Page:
LinkedIn surprised analysts by posting a quarterly profit, excluding items, of 4 cents a share. The Street was expecting a 3 cent loss. Revenue, particularly revenue from helping companies hire employees, surged. Weiner said membership was up 61 percent to 115.8 million from the second quarter of last year.
That number will increase, Weiner said: "We believe there are as many as 640 million professionals in the world and a workforce of 3.3 billion people. We’re going to continue to take full advantage of that."
Weiner called Friday's better-than-expected U.S. job report "encouraging" and "a step in the right direction, but there is so much more we need to do as a country." At the same time, he said, the last Job Openings and Labor Turnover Survey from the government showed that as many as three million jobs are available in the U.S.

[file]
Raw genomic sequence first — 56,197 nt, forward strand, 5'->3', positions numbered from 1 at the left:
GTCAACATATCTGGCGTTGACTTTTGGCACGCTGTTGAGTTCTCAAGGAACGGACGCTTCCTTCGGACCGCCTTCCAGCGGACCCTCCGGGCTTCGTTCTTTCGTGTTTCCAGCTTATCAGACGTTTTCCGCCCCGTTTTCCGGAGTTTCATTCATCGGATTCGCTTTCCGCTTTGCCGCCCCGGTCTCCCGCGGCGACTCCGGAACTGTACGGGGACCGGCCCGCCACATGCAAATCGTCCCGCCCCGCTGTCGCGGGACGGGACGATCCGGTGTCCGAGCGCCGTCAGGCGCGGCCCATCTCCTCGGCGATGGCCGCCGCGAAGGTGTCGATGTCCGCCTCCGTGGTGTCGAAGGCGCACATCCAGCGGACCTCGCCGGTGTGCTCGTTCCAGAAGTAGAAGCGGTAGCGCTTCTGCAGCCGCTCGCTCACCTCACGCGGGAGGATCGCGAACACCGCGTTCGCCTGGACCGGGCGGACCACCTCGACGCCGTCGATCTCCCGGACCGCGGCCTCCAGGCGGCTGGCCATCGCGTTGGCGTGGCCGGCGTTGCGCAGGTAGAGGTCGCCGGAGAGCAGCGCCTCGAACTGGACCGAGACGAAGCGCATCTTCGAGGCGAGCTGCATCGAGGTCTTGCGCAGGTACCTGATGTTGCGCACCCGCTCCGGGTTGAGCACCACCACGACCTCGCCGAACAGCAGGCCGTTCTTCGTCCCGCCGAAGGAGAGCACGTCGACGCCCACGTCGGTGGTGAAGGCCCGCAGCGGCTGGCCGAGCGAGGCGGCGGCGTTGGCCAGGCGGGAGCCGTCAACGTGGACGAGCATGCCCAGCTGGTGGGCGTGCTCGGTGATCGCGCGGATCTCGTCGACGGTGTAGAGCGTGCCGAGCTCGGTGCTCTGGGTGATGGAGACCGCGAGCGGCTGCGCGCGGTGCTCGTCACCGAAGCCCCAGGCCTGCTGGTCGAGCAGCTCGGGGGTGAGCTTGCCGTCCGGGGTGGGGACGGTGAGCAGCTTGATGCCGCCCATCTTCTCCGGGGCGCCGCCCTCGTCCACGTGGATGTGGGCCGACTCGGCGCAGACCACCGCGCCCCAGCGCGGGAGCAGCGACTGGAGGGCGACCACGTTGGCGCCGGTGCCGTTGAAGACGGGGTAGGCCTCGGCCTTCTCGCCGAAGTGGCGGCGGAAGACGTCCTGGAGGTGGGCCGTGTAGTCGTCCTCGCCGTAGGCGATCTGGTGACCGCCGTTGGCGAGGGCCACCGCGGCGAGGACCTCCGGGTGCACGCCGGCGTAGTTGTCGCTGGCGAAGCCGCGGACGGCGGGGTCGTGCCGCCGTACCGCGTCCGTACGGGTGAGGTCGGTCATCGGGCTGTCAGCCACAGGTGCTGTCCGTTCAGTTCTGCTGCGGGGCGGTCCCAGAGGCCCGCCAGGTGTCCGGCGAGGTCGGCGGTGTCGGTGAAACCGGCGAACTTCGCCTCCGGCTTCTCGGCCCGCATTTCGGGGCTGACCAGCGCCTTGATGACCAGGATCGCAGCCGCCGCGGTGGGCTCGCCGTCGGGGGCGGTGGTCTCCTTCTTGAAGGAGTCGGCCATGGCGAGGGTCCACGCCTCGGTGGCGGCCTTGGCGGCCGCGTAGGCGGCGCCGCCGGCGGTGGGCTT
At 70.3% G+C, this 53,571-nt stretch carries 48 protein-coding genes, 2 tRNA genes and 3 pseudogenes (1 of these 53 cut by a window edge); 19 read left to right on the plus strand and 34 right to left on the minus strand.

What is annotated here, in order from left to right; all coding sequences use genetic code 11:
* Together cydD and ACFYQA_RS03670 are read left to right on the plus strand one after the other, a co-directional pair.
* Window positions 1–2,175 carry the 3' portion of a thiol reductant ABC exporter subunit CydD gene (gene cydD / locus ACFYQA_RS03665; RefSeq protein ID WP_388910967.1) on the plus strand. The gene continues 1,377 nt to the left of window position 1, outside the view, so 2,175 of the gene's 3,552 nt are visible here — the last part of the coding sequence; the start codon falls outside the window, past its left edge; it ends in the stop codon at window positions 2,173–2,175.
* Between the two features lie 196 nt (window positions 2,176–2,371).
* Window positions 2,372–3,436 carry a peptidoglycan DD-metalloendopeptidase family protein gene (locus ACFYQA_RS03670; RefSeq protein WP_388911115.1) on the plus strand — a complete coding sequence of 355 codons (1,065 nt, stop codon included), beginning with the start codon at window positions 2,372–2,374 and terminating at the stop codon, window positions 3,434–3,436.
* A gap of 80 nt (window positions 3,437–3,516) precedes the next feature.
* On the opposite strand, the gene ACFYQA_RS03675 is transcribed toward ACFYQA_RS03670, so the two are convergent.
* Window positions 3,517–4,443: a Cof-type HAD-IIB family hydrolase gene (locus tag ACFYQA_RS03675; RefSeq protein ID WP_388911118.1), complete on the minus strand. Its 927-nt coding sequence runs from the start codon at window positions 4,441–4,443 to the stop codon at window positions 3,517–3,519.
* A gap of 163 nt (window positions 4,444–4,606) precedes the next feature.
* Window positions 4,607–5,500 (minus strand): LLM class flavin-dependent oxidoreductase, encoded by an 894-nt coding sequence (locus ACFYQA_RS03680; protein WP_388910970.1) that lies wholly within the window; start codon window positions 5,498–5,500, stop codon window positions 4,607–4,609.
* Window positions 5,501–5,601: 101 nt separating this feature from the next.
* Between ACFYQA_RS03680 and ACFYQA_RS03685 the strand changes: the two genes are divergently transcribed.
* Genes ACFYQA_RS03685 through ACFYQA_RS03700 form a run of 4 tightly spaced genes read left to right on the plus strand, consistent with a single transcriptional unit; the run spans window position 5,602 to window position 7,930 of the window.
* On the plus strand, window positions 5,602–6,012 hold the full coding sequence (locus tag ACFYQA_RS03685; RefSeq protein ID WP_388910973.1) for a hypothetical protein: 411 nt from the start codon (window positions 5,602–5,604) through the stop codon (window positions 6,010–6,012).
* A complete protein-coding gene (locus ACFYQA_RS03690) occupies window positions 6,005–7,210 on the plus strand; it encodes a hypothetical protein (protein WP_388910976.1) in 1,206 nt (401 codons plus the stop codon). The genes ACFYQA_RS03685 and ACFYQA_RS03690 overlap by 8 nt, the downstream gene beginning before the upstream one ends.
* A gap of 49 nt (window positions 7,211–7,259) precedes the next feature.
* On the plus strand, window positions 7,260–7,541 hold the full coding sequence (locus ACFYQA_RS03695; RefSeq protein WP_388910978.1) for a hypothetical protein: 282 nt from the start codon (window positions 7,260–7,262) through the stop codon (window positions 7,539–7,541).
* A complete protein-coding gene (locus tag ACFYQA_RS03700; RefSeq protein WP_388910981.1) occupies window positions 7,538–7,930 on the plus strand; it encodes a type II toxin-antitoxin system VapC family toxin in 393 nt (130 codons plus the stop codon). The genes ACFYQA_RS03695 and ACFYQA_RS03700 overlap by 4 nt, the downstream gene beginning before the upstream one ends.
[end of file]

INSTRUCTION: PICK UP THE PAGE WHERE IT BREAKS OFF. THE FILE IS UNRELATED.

"Job listings on LinkedIn have roughly tripled over the last year," he said. "We want to serve as a platform to provide those opportunities for people."
The company makes money through what he called hiring solutions, marketing solutions and premium products. The bulk of that business is from the U.S., but India is the company's second-largest market with more than 10 million members. Brazil is LinkedIn's fastest-growing country.
Weiner said 58 percent of membership is from overseas "yet 32 percent of our revenue is comprised of those international markets. So a big part of our investment…is expanding sales and marketing offices around the world."